Martin Weegmann

  • In the treatment of addictions and their psychological understanding, cognitive-behavioural and motivation approaches have been paramount. In contrast, the psychodynamic contribution has been muted. This book redresses this imbalance by bringing together a team of senior clinicians with psychotherapeutic backgrounds as well as extensive experience in addiction. Stress is placed on the diversity of psychodynamic understanding and its relevance to the everyday problems met by addicted individuals. The first theoretical part of the book is followed by examples from group and individual therapy, and the foreword is written by Dr Edward Khantzian. The Psychodynamics of Addiction will be of interest to psychotherapists who may lack experience in addiction, and to other clinicians working in the field - doctors, nurses and psychologists. Introduction - Review of Different Schools: Container and Contained: The School of Bion - The Application of Bowlby's Attachment Theory to the Psychotherapy of Addictions - The Vulnerable Self: Heinz Kohut and the Addictions - Therapy: Dynamics of Addiction in the Clinical Situation - Psychodynamic Assessment of Drug Addicts - Individual Psychotherapy with Addicted People - Group Therapy for Addiction - Helping the Helpers: Psychodynamic Perspective on Relapse Prevention in Addiction - In Search of A Reliable Container: Staff Supervision in a DDU -Countertransference with Addicts - Addiction and the Family: Growing up with Alchohol or Drug Abuse in the Family - References - Index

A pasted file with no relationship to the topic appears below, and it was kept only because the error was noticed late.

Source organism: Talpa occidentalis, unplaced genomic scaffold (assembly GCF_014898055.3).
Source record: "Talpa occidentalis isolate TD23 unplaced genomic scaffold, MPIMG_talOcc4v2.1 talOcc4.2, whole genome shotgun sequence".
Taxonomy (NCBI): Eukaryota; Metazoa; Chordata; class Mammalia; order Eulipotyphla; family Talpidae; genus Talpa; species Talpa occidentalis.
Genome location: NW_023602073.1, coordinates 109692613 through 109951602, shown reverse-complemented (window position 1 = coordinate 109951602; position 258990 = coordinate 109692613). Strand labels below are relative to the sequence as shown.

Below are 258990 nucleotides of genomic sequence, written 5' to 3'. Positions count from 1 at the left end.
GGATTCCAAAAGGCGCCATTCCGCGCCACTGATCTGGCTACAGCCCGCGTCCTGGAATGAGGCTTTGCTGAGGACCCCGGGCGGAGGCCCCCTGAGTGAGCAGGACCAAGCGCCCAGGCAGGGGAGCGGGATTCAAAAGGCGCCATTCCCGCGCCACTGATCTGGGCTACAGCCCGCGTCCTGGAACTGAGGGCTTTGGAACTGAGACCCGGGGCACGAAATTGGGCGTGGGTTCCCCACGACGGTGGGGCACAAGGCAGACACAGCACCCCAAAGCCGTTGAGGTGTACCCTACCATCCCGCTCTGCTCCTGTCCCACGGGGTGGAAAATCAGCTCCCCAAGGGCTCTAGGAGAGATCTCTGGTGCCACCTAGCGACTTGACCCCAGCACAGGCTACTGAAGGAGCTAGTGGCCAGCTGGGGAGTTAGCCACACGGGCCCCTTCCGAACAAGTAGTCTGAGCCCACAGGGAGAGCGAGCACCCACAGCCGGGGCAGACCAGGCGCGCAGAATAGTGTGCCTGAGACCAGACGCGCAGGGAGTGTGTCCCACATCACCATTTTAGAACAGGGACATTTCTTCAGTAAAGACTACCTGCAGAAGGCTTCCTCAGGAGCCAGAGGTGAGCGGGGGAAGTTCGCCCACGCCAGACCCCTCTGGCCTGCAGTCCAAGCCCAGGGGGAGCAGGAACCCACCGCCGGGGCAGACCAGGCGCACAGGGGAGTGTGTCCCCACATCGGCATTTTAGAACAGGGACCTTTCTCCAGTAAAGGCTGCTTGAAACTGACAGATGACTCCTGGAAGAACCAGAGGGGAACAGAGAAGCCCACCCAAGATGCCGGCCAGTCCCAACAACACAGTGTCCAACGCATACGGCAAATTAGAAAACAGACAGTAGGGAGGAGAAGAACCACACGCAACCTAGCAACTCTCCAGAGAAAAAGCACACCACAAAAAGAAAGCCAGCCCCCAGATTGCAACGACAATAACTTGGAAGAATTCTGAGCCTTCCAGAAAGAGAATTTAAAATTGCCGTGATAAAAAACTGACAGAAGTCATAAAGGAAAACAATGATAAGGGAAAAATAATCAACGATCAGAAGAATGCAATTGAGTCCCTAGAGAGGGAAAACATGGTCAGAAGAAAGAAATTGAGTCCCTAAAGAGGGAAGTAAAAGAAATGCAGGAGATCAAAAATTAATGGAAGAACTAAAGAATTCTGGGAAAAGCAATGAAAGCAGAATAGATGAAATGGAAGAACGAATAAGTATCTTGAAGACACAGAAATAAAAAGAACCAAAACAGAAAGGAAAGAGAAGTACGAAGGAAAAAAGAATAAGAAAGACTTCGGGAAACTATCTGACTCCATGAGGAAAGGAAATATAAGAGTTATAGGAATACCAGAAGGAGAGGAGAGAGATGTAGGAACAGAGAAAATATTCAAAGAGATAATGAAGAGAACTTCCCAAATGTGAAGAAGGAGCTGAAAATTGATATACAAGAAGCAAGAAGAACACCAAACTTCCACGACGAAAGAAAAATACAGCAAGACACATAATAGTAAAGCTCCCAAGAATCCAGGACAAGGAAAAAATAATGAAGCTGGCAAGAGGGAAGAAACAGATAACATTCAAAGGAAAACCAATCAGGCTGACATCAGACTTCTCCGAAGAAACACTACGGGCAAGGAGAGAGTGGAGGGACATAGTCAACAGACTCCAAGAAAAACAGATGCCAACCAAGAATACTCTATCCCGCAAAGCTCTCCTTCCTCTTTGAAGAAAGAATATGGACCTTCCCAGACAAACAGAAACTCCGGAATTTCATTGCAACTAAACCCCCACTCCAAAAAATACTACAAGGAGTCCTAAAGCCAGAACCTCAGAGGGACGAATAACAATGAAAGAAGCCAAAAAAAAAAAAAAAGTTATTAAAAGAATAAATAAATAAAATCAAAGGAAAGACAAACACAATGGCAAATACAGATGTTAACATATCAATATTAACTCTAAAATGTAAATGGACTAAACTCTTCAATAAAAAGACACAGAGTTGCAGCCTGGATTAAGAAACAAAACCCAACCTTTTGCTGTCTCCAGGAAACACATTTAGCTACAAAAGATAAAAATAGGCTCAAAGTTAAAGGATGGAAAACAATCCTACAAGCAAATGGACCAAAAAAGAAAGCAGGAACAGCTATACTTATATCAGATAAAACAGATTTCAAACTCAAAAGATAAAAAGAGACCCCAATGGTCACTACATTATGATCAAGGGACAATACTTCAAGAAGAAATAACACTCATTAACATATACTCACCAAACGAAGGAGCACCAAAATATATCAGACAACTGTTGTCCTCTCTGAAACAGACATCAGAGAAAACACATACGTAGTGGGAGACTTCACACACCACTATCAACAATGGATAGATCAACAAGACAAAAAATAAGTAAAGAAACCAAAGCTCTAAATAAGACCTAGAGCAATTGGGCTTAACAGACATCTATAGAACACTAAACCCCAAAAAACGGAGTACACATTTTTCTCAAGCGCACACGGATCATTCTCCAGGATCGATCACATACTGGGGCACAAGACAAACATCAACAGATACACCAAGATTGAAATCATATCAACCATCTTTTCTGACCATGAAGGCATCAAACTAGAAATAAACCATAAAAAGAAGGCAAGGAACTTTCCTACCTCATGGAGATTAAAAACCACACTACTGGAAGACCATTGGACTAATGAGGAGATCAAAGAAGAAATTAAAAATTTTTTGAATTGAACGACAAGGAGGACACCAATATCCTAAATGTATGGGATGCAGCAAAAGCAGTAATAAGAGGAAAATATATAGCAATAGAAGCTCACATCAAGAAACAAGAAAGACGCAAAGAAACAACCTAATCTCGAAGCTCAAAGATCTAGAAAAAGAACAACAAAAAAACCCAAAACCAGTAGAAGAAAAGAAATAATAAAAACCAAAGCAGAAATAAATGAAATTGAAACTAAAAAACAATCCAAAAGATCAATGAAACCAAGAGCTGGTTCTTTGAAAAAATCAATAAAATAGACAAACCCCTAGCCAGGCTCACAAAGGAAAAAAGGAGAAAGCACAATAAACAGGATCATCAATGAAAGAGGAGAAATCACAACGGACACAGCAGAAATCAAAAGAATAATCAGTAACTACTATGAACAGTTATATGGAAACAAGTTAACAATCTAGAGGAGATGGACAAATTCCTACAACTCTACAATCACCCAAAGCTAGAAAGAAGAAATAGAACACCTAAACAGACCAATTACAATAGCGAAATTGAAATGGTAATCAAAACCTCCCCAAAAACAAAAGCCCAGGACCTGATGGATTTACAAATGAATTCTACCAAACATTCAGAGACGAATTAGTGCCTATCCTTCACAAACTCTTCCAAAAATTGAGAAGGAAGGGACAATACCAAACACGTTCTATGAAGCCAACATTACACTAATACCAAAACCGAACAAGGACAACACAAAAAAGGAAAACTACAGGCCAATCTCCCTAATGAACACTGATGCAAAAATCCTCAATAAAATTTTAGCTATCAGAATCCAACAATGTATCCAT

• Rich traditions of group therapy permeate the substance misuse field - from residential and day-centre group programmes and the fellowship group tradition to the panoply of support/education and relapse prevention groups offered by out-patient services. There are specialist groups - e.g. art therapy and psychodrama- and groups for special population- e.g. relatives, prisoners and adult children of alcoholics. This important collection is written by many well-known experts, several renowned on the international stage, with perspectives from the UK, USA and Scandinavia. They share their extensive experiences in the conceptualisation, setting up and running of therapy groups. Ultimately, all are concerned in their groups to increase empathic contact and thereby to facilitate opportunities for addicts to embark upon change. With no equivalent UK book of its kind, the reader has a rare opportunity to consider this subject in impressive scope, diversity and depth.

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